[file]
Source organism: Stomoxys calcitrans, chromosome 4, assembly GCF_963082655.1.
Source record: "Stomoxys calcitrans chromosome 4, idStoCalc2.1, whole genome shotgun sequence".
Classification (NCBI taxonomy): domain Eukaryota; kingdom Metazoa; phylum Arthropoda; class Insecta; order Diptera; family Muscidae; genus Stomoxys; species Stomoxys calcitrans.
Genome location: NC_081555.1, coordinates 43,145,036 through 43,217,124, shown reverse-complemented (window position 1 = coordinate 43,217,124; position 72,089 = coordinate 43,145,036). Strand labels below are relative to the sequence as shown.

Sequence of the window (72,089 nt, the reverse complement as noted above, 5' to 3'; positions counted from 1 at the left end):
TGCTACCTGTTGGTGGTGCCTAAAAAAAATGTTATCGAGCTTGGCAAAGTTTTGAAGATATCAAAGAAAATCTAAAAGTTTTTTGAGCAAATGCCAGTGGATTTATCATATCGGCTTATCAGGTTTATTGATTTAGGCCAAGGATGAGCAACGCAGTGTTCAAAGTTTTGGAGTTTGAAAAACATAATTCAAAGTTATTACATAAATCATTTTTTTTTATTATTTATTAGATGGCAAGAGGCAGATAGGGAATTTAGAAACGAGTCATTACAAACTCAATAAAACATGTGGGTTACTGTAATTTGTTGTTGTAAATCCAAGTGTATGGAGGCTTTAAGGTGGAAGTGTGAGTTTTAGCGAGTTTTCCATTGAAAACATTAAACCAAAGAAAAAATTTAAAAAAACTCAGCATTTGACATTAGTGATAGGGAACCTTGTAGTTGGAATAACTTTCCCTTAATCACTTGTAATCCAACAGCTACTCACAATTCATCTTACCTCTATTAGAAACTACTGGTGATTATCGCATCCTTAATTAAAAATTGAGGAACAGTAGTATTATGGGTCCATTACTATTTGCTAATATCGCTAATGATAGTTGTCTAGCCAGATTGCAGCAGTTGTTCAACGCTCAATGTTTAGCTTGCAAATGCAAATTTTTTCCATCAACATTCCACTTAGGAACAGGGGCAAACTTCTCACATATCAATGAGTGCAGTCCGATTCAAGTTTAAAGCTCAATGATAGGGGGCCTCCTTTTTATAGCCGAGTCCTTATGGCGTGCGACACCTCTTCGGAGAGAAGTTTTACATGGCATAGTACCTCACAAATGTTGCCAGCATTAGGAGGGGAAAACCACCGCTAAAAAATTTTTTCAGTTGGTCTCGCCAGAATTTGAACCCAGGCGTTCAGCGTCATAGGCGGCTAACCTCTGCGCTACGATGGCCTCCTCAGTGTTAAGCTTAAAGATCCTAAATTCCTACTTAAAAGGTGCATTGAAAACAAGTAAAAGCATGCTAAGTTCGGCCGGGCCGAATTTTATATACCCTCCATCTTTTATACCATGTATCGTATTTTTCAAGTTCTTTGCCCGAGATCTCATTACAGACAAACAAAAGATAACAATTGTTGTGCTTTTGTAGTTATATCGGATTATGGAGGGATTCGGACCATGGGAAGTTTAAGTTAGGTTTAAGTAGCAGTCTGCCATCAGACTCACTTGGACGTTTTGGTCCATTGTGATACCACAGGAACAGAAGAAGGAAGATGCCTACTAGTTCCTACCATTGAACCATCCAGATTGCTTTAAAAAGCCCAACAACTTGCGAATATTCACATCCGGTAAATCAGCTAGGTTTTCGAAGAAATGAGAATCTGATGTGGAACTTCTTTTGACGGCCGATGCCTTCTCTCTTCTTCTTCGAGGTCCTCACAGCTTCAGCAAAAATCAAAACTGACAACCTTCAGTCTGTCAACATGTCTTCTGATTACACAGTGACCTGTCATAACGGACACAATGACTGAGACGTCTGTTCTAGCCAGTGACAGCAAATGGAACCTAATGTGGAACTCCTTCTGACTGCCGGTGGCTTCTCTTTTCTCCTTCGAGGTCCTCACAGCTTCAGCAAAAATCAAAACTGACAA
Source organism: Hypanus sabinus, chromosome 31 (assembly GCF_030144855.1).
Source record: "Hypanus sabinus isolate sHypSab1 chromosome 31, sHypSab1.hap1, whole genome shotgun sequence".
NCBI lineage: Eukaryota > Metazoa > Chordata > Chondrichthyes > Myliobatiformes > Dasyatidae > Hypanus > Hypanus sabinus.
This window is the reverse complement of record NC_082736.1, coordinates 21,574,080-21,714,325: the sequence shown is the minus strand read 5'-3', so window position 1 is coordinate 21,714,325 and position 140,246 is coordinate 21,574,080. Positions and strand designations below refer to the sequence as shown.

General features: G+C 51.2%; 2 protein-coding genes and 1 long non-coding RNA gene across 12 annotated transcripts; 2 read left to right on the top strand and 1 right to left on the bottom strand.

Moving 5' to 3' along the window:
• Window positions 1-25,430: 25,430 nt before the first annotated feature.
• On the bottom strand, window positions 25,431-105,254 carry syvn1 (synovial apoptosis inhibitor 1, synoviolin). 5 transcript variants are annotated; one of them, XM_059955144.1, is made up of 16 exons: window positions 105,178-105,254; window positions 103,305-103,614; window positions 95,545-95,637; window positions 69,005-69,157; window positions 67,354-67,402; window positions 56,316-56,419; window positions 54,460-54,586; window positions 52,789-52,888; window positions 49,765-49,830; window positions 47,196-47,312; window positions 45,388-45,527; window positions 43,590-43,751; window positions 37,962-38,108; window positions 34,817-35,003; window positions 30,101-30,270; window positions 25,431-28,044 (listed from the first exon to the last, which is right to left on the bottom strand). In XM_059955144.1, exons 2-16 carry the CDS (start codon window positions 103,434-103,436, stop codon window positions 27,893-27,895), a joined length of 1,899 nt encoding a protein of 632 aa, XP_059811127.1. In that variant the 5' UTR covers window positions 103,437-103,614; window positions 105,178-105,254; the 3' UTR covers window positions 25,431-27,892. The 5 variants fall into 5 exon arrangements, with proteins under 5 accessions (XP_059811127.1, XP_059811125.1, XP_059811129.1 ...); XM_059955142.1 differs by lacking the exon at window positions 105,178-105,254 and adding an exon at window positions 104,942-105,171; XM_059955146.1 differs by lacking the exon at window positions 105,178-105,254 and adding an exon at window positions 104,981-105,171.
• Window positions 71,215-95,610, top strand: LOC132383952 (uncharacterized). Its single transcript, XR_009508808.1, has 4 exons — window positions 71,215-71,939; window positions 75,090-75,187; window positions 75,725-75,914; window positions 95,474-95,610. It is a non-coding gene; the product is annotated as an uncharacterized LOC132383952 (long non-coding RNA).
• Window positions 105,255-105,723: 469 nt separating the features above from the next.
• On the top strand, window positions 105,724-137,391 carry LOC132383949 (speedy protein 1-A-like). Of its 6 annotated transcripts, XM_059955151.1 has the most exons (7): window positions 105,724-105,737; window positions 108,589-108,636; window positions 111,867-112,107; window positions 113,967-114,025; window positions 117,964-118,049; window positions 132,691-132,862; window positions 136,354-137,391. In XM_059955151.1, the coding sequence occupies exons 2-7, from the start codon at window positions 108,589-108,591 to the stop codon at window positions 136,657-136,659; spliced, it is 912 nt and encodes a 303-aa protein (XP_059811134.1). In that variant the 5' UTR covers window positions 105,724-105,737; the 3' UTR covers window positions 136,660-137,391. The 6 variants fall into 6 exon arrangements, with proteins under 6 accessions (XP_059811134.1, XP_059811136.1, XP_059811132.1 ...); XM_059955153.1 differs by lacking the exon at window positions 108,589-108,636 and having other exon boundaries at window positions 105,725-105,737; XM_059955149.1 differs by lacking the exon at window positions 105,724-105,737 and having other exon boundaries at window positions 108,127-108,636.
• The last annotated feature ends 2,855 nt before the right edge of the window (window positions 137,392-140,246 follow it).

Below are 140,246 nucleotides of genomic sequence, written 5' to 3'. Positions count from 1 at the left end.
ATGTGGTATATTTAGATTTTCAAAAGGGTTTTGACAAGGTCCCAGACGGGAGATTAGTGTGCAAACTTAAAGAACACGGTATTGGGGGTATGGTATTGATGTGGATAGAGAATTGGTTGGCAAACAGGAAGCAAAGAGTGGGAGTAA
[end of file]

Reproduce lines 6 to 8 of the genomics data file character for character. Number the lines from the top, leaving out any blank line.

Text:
TGCTACCTGTTGGTGGTGCCTAAAAAAAATGTTATCGAGCTTGGCAAAGTTTTGAAGATATCAAAGAAAATCTAAAAGTTTTTTGAGCAAATGCCAGTGGATTTATCATATCGGCTTATCAGGTTTATTGATTTAGGCCAAGGATGAGCAACGCAGTGTTCAAAGTTTTGGAGTTTGAAAAACATAATTCAAAGTTATTACATAAATCATTTTTTTTTATTATTTATTAGATGGCAAGAGGCAGATAGGGAATTTAGAAACGAGTCATTACAAACTCAATAAAACATGTGGGTTACTGTAATTTGTTGTTGTAAATCCAAGTGTATGGAGGCTTTAAGGTGGAAGTGTGAGTTTTAGCGAGTTTTCCATTGAAAACATTAAACCAAAGAAAAAATTTAAAAAAACTCAGCATTTGACATTAGTGATAGGGAACCTTGTAGTTGGAATAACTTTCCCTTAATCACTTGTAATCCAACAGCTACTCACAATTCATCTTACCTCTATTAGAAACTACTGGTGATTATCGCATCCTTAATTAAAAATTGAGGAACAGTAGTATTATGGGTCCATTACTATTTGCTAATATCGCTAATGATAGTTGTCTAGCCAGATTGCAGCAGTTGTTCAACGCTCAATGTTTAGCTTGCAAATGCAAATTTTTTCCATCAACATTCCACTTAGGAACAGGGGCAAACTTCTCACATATCAATGAGTGCAGTCCGATTCAAGTTTAAAGCTCAATGATAGGGGGCCTCCTTTTTATAGCCGAGTCCTTATGGCGTGCGACACCTCTTCGGAGAGAAGTTTTACATGGCATAGTACCTCACAAATGTTGCCAGCATTAGGAGGGGAAAACCACCGCTAAAAAATTTTTTCAGTTGGTCTCGCCAGAATTTGAACCCAGGCGTTCAGCGTCATAGGCGGCTAACCTCTGCGCTACGATGGCCTCCTCAGTGTTAAGCTTAAAGATCCTAAATTCCTACTTAAAAGGTGCATTGAAAACAAGTAAAAGCATGCTAAGTTCGGCCGGGCCGAATTTTATATACCCTCCATCTTTTATACCATGTATCGTATTTTTCAAGTTCTTTGCCCGAGATCTCATTACAGACAAACAAAAGATAACAATTGTTGTGCTTTTGTAGTTATATCGGATTATGGAGGGATTCGGACCATGGGAAGTTTAAGTTAGGTTTAAGTAGCAGTCTGCCATCAGACTCACTTGGACGTTTTGGTCCATTGTGATACCACAGGAACAGAAGAAGGAAGATGCCTACTAGTTCCTACCATTGAACCATCCAGATTGCTTTAAAAAGCCCAACAACTTGCGAATATTCACATCCGGTAAATCAGCTAGGTTTTCGAAGAAATGAGAATCTGATGTGGAACTTCTTTTGACGGCCGATGCCTTCTCTCTTCTTCTTCGAGGTCCTCACAGCTTCAGCAAAAATCAAAACTGACAACCTTCAGTCTGTCAACATGTCTTCTGATTACACAGTGACCTGTCATAACGGACACAATGACTGAGACGTCTGTTCTAGCCAGTGACAGCAAATGGAACCTAATGTGGAACTCCTTCTGACTGCCGGTGGCTTCTCTTTTCTCCTTCGAGGTCCTCACAGCTTCAGCAAAAATCAAAACTGACAA
Source organism: Hypanus sabinus, chromosome 31 (assembly GCF_030144855.1).
Source record: "Hypanus sabinus isolate sHypSab1 chromosome 31, sHypSab1.hap1, whole genome shotgun sequence".